Sepp Kuss is just six stages away from his maiden Grand Tour victory, leading a Jumbo-Visma one-two-three as the race heads into its final week.
The American took the leader's red jersey after stage eight and leads his teammate Primoz Roglic by a minute and 37 seconds, with another colleague, Jonas Vingegaard, a further seven seconds back.
Team UAE Emirates Juan Ayuso, who came good in the final week last year to become the youngest ever rider to make the podium, is two minutes and 37 seconds back. Meanwhile, Movistar's Enric Mas, who always seems to save his best for the closing days of the Vuelta, is three minutes and six seconds adrift.
It looks like Kuss' race to lose but the strength of his colleagues, with Roglic eyeing a record-equalling fourth Vuelta crown and Vingegaard's record of coming good late in races, could prove difficult to manage, especially with the pedigree of those behind.
|Vuelta a Espana 2023
|Spain, France and Andorra
|Saturday 26th August - Sunday 17th September
|How to watch
|GCN+, Discovery+ and Eurosport
|Sepp Kuss 4/9, Jonas Vingegaard 10/3, Primoz Roglic 11/2, Juan Ayuso 33/1, Enric Mas 66/1
The week started with a bang as Ineos-Grenadiers' Filippo Ganna won the time-trial on the first day back after the first rest day before Cofidis' Jesus Herrada won in La Laguna Negra.
UAE Team Emirates' Juan Sebastian Molano then scored a stage win for the second straight year by winning the sprint into Zaragoza but Thursday felt like a free shot for the quick men, with the teams gearing up for Friday's ride into France and up the Col du Tourmalet.
Despite measuring just 135km, it was a monster day, starting at 1600m of altitude and also taking in the Col d'Aubisque and Col de Spandelles.
Jumbo's strength shone through, with Vingegaard breaking clear to win by 30 seconds ahead of Kuss and 33 clear of Roglic.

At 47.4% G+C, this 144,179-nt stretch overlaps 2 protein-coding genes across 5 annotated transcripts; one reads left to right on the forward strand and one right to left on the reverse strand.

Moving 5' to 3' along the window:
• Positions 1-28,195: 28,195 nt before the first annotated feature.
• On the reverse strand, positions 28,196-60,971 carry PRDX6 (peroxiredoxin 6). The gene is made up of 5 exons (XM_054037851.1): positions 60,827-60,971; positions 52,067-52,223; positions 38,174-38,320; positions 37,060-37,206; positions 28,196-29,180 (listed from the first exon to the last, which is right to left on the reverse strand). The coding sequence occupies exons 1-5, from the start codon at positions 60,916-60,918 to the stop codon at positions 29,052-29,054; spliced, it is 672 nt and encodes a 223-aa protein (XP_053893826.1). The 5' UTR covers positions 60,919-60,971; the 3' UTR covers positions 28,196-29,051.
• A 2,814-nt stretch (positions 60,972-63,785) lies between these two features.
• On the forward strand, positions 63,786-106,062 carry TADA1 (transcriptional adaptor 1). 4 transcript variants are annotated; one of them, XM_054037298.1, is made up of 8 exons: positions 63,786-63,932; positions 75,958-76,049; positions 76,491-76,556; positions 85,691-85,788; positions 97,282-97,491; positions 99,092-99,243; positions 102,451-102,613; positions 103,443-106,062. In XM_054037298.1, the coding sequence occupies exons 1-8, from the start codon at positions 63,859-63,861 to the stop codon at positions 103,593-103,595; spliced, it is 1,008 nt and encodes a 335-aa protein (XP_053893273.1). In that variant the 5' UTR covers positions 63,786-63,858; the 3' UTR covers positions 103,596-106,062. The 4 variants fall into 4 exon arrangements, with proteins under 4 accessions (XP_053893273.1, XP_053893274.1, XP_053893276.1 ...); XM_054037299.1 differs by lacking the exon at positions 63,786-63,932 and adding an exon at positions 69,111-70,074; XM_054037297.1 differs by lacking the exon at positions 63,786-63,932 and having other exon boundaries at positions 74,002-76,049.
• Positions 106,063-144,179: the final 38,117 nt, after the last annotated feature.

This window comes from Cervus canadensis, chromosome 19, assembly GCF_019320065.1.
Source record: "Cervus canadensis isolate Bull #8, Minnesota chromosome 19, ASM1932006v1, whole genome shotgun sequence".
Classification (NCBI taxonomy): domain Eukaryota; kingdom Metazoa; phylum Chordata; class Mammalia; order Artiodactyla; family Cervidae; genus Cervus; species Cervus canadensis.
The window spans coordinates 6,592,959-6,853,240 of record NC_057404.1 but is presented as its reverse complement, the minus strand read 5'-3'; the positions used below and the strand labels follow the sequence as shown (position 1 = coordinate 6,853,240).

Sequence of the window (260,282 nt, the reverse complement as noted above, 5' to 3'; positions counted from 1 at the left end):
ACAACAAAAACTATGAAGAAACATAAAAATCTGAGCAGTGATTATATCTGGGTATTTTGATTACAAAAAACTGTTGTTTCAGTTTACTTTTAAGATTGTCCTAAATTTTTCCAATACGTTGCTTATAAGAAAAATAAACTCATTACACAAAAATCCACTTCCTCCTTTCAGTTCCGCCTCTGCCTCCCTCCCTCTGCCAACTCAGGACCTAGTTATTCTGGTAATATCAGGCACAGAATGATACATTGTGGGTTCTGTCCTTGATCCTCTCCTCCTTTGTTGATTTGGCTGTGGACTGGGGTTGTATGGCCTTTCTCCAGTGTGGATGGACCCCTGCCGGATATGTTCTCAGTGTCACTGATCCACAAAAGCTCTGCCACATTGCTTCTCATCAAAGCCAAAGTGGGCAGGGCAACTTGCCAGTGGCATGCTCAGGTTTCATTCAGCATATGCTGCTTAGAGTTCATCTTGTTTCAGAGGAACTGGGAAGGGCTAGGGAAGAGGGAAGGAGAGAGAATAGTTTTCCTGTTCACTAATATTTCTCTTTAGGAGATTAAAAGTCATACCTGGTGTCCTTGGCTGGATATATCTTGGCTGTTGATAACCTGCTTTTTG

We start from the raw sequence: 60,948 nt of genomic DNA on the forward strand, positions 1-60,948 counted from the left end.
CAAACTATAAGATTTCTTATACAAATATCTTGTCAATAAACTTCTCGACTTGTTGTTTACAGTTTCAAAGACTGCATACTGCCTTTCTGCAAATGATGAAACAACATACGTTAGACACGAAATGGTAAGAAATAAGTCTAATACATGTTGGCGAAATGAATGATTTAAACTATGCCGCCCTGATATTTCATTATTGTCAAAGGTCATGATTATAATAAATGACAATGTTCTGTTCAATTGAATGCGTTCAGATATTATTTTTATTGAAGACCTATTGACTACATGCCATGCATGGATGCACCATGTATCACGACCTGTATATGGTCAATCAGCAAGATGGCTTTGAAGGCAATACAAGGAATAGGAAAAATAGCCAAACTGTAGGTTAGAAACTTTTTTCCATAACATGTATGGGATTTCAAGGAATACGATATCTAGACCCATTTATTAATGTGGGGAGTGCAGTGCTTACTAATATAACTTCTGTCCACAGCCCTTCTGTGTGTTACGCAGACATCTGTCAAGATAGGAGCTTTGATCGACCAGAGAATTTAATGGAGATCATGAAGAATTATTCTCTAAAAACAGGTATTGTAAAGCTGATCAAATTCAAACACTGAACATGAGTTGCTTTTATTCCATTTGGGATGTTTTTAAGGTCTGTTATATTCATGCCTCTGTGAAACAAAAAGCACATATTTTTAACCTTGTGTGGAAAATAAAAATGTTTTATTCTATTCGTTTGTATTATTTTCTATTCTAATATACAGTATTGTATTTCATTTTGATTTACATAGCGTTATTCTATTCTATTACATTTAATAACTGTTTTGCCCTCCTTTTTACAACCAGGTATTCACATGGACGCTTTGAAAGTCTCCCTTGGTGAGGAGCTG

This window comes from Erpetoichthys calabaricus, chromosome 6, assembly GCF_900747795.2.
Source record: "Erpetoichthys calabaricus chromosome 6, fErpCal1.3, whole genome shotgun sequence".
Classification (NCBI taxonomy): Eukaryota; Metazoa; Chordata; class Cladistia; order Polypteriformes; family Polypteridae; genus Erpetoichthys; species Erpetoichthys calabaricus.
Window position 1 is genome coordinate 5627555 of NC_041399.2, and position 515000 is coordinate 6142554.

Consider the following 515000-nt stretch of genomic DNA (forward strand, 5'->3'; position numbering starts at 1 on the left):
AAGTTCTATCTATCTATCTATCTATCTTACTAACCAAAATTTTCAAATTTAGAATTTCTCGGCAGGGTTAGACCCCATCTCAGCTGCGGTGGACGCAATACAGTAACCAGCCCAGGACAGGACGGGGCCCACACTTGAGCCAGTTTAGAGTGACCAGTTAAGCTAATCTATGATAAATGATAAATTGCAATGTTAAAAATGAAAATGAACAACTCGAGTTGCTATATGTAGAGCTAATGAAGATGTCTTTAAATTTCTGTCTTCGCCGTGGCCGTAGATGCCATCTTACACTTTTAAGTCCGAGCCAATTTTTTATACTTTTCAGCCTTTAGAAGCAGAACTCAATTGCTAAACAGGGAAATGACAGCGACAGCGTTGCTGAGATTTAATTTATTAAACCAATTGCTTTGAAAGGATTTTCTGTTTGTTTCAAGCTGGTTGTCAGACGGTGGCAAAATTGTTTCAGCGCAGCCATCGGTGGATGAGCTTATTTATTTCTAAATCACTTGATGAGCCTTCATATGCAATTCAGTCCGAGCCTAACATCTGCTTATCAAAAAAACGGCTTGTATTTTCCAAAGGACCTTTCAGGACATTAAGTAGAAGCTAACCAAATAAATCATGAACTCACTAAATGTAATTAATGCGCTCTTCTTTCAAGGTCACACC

The performance was a real statement of intent and has arguably made it certain that the Dutch squad will win all three Grand Tours in 2023.
54h 38' 42"
+ 1' 37"
+ 1' 44"
|UAE Team Emirates
+ 2' 37""
+ 3' 06"
|UAE Team Emirates
+ 3' 10"
|Team Bahrain Victorious
+ 4' 12"
+ 5' 02"
+ 5' 30"
|UAE Team Emirates
+ 8' 39"
The other storyline to emerge from Friday's stage on the Tourmalet was Remco Evenepoel cracking and in spectacular style. The defending champion conceded 27 minutes to Vingegaard to tumble down the standings and surrender his hopes of defending his title.
Evenepoel's status in the peloton and achievements despite his tender age of 23 means the media magnify his errors but the pre-race doubts over his ability in the real high mountains came to fruition.
However, he bounced back on Saturday, getting in the break and leading Romain Bardet up the closing climb, Puerto de Belagua, before beating the Frenchman by a minute and 12 seconds.
The Soudal-Quick-Step rider attacked again on Sunday but lost out to Rui Costa.
At 16 minutes off the lead, the Belgian champion has free reign for the final week and could look to blow the race apart again in a bid to both seal the mountains classification and move up from 15th on the general classification.
Jumbo remain well in charge of the race, occupying the top three places in the standings but it remains a surprise to see Kuss in charge.
The American has supported Roglic to victory at the Giro d'Italia and Vingegaard at the Tour. Few riders can ride three Grand Tours in a year, let alone be prominent in all of them but Kuss is set to complete the hat-trick and may do so with a victory.
He is a minute and 37 seconds clear of Roglic and a further seven seconds ahead of Vingegaard - will he hold on? Will they attack? There are two official mountain days left, but Tuesday's uphill finish to Bejes could prove tricky, while one of the other riders in the mix may look to attack on the penultimate day, which is a lumpy route with little respite.
Kuss is odds-on to win the Vuelta and it would be fitting if he rides into Madrid wearing red. The 28-year-old has been a loyal lieutenant in recent years and looks set to be rewarded if he can make it through the final five days before Sunday's ceremonial stage into the Spanish capital.